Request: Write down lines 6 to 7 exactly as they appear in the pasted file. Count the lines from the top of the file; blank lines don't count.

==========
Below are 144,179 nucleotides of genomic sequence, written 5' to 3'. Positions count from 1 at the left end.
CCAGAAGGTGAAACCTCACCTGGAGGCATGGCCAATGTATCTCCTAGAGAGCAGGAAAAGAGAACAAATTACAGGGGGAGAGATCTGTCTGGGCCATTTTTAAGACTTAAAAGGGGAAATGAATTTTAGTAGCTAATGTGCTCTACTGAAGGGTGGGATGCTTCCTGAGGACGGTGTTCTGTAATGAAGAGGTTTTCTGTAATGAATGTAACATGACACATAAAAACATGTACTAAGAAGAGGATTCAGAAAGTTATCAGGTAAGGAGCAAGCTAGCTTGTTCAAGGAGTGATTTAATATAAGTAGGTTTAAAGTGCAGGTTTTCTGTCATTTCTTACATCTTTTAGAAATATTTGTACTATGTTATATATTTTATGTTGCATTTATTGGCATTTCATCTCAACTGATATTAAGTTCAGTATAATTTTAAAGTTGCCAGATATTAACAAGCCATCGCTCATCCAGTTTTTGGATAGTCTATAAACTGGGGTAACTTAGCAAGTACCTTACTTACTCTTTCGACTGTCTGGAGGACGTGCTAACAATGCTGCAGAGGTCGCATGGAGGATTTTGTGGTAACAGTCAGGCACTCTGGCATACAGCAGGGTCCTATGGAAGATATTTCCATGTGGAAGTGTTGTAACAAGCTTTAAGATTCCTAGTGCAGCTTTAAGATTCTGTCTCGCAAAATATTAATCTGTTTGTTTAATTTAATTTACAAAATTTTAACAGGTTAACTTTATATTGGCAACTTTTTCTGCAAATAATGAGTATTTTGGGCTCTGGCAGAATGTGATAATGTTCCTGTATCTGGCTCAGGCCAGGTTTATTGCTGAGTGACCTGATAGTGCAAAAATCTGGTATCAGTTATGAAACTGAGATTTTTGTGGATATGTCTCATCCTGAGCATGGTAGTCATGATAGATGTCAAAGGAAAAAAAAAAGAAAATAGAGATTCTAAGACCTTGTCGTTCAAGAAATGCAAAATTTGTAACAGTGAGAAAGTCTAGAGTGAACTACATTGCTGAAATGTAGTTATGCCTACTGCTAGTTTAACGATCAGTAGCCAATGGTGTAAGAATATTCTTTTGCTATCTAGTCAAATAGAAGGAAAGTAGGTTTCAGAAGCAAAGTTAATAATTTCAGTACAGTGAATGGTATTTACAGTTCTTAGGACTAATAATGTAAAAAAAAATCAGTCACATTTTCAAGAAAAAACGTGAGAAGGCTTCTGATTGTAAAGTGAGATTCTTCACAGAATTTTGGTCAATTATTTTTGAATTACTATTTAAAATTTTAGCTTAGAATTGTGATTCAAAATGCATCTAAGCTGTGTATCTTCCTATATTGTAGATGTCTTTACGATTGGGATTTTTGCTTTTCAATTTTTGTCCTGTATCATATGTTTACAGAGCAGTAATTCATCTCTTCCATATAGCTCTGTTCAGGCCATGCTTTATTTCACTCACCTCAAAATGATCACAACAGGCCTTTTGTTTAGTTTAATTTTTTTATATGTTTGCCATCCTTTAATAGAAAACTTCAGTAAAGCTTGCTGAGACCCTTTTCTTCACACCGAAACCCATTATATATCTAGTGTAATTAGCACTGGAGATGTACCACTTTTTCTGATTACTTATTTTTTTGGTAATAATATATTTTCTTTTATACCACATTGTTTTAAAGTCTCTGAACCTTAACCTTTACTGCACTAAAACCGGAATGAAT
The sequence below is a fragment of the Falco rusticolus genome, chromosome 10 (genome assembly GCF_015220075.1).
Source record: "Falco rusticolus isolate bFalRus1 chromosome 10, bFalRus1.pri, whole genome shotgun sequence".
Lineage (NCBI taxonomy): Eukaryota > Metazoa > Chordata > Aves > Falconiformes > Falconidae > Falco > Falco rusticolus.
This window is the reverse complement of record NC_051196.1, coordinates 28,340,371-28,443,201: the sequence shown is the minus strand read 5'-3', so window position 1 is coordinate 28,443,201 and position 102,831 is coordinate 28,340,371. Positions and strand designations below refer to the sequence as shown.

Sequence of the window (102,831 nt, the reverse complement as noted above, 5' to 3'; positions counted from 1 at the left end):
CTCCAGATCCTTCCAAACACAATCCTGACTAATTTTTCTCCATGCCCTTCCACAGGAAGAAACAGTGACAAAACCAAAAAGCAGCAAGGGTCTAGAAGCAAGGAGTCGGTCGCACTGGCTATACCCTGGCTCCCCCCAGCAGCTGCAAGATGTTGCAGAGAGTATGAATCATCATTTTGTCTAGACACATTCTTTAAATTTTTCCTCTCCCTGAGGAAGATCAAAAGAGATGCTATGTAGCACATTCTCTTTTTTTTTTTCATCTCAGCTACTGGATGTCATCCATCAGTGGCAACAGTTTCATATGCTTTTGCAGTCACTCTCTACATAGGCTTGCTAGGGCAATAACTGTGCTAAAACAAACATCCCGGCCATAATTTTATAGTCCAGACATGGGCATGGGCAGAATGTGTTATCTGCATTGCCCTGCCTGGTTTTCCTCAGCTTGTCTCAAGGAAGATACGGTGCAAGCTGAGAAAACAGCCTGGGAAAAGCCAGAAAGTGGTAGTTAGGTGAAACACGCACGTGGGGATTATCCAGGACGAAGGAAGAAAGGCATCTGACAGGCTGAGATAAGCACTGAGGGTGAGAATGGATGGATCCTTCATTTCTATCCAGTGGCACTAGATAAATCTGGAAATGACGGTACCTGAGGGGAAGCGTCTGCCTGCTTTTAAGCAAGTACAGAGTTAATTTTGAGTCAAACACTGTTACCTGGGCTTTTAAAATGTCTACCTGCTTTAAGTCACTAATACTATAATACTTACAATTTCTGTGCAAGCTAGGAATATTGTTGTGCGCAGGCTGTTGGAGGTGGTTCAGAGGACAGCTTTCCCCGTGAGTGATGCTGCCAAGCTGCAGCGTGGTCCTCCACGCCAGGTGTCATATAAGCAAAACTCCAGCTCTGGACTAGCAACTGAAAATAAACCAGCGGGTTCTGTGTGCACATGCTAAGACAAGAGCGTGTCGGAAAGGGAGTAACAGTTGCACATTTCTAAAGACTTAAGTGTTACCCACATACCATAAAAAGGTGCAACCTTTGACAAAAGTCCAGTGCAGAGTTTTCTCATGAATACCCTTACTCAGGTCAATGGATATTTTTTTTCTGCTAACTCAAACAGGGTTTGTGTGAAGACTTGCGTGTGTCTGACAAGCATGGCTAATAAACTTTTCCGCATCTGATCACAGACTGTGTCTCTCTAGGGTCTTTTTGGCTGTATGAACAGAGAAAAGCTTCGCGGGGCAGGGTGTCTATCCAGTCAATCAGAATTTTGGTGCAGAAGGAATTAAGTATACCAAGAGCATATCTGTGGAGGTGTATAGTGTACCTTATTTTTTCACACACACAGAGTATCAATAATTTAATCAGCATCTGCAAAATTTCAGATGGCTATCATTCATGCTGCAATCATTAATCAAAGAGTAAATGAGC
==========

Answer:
This window is the reverse complement of record NC_051196.1, coordinates 28,340,371-28,443,201: the sequence shown is the minus strand read 5'-3', so window position 1 is coordinate 28,443,201 and position 102,831 is coordinate 28,340,371. Positions and strand designations below refer to the sequence as shown.

Sequence of the window (102,831 nt, the reverse complement as noted above, 5' to 3'; positions counted from 1 at the left end):